In June of 1994, I was a very busy student at the University of Hawai‘i at Manoa, earning a master’s degree in anthropology and taking a lot of Hawaiian language classes while working full time at an airline. An opportunity came up to go to Kaho‘olawe with a group from the Protect Kaho‘olawe ‘Ohana (PKO), and I jumped at it. I knew that four days on Kaho‘olawe – where there was no electricity, no houses, no roads – would be very different from the busy life I was living on O‘ahu, and I was curious to meet the island itself. It’s one you cannot visit on your own; you have to be with an authorized group.
Kaho‘olawe, near Maui, is one of the major Hawaiian islands but it has no permanent residents. For decades it was used for live-fire bombing exercises by the Army. Now a dedicated group of people was working to restore the previously heavily bombed and barren island. They occasionally took small groups to the island, both to educate them and to get some help with the work.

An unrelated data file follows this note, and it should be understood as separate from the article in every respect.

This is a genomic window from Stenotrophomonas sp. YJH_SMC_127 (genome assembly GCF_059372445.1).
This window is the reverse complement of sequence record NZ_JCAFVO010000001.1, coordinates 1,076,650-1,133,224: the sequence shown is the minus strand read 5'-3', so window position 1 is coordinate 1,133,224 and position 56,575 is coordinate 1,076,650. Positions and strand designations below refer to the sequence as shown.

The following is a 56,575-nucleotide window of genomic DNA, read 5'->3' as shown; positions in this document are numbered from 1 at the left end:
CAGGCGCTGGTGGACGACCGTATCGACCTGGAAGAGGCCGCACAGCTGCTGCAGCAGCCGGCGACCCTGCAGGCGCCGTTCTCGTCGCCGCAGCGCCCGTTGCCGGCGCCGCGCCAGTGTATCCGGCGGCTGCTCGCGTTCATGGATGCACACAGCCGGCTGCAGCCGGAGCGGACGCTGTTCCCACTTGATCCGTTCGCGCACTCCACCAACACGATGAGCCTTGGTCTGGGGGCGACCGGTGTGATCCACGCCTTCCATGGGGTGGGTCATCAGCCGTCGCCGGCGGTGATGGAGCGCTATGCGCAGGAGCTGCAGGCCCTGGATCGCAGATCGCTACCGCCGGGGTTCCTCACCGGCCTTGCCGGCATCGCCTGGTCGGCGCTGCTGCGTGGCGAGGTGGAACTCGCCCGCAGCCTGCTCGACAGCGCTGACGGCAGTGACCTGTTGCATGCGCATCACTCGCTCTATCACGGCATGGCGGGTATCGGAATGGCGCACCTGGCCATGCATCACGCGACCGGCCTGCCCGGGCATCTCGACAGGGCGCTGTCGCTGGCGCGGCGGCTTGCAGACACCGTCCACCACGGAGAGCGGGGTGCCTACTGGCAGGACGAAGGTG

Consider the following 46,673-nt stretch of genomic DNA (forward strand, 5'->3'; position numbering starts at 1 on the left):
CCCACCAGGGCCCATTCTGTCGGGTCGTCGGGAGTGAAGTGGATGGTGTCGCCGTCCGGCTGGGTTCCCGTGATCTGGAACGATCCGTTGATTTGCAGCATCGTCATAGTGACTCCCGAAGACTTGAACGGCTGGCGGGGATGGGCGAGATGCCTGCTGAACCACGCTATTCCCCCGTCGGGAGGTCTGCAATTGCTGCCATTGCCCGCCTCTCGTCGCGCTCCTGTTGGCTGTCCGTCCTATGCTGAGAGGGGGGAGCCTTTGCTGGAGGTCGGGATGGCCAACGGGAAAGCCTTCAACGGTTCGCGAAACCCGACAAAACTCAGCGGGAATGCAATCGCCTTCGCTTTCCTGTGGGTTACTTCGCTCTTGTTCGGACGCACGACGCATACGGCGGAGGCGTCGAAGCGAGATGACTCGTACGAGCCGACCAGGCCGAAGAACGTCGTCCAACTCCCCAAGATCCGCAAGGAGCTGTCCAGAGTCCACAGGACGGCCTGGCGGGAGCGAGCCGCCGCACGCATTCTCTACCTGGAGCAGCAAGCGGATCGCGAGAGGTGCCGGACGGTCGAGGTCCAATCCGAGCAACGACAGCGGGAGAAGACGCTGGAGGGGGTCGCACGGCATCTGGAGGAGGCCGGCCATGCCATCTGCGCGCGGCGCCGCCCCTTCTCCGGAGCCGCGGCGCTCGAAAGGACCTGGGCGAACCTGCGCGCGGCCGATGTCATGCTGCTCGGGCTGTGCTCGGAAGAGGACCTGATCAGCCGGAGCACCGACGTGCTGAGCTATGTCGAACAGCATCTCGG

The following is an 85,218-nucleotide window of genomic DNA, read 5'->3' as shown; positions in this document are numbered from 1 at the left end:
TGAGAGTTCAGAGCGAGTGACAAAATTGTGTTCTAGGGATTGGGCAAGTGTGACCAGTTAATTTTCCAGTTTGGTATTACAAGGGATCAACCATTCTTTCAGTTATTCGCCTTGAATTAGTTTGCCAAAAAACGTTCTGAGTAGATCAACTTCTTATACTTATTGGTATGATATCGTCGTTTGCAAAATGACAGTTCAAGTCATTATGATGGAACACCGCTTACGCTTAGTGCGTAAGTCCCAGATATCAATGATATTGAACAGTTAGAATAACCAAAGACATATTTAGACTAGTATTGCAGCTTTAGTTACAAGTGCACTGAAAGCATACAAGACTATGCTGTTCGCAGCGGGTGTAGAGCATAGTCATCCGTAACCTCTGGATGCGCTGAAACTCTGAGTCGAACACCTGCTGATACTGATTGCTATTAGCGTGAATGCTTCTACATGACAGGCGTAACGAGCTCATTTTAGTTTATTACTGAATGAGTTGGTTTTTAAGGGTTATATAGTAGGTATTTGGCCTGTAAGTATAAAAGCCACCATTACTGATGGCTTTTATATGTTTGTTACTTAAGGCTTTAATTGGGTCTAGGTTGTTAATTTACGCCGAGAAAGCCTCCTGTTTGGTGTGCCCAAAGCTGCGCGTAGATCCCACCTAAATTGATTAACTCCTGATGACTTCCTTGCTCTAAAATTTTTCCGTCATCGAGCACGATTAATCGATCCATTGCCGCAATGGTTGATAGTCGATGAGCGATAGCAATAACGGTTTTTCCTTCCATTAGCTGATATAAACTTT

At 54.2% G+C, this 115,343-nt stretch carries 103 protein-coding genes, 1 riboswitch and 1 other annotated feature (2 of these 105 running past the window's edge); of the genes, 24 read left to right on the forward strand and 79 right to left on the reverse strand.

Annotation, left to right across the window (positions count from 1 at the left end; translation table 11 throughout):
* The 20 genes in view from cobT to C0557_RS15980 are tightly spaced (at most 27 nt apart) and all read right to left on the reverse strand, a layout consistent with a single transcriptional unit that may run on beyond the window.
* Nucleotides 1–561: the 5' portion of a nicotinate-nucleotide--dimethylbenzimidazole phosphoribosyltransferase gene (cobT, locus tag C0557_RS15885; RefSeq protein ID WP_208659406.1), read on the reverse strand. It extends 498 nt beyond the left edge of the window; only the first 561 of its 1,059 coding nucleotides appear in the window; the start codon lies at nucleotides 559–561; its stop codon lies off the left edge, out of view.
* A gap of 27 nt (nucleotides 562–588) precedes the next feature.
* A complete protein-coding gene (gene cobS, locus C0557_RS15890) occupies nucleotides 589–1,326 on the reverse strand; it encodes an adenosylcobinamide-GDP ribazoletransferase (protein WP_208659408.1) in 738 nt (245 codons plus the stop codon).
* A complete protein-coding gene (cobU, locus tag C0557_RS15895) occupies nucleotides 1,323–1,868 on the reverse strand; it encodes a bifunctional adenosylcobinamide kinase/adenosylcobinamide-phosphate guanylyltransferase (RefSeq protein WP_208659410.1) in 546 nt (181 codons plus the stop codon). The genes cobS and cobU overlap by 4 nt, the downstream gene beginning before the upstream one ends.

Kahoʻolawe (/kəˌhoʊ.əˈlɑːwiː/; Hawaiian: [kəˈhoʔoˈlɐve]) is the smallest of the eight main volcanic islands in theHawaiian Islands. Kahoʻolawe is located about seven miles (11.2 km) southwest of Maui and also southeast of Lanai, and it is 11 miles (18 km) long by 6.0 miles (9.7 km) wide, with a total land area of 44.97 square miles (116.5 km2). The highest point on Kahoʻolawe is the crater of Lua Makika at the summit of Puʻu Moaulanui, which is about 1,477 feet (450 m) above sea level. Kahoʻolawe is relatively dry (average annual rainfall is less than 65 cm or 26 in) because the island’s low elevation fails to generate much orographic precipitation from the northeastern trade winds, and Kahoolawe is located in the rain shadow of eastern Maui’s 10,023 feet (3,055 m) high volcano, Haleakalā. More than one quarter of Kahoʻolawe has been eroded down to saprolitic hardpan soil.